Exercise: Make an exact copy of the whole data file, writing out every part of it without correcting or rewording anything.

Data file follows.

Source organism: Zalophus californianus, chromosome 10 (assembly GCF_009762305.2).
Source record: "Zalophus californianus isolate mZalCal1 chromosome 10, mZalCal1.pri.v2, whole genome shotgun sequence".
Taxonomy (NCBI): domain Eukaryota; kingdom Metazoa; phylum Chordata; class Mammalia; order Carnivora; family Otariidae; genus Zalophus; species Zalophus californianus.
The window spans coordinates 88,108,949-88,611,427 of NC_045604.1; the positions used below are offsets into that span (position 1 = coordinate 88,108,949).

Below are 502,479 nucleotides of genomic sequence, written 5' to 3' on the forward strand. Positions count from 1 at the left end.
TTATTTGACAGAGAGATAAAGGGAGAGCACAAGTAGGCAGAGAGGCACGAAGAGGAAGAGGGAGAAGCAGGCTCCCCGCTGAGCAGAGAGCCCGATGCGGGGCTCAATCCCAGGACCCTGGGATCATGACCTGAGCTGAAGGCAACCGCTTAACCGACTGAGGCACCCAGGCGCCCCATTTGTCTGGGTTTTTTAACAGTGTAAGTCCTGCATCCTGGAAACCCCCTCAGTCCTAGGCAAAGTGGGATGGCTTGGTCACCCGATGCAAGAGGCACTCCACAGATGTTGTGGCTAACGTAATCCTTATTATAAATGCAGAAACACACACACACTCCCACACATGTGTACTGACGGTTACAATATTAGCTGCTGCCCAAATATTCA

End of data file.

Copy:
Source organism: Zalophus californianus, chromosome 10 (assembly GCF_009762305.2).
Source record: "Zalophus californianus isolate mZalCal1 chromosome 10, mZalCal1.pri.v2, whole genome shotgun sequence".
Taxonomy (NCBI): domain Eukaryota; kingdom Metazoa; phylum Chordata; class Mammalia; order Carnivora; family Otariidae; genus Zalophus; species Zalophus californianus.
The window spans coordinates 88,108,949-88,611,427 of NC_045604.1; the positions used below are offsets into that span (position 1 = coordinate 88,108,949).

Below are 502,479 nucleotides of genomic sequence, written 5' to 3' on the forward strand. Positions count from 1 at the left end.
TTATTTGACAGAGAGATAAAGGGAGAGCACAAGTAGGCAGAGAGGCACGAAGAGGAAGAGGGAGAAGCAGGCTCCCCGCTGAGCAGAGAGCCCGATGCGGGGCTCAATCCCAGGACCCTGGGATCATGACCTGAGCTGAAGGCAACCGCTTAACCGACTGAGGCACCCAGGCGCCCCATTTGTCTGGGTTTTTTAACAGTGTAAGTCCTGCATCCTGGAAACCCCCTCAGTCCTAGGCAAAGTGGGATGGCTTGGTCACCCGATGCAAGAGGCACTCCACAGATGTTGTGGCTAACGTAATCCTTATTATAAATGCAGAAACACACACACACTCCCACACATGTGTACTGACGGTTACAATATTAGCTGCTGCCCAAATATTCA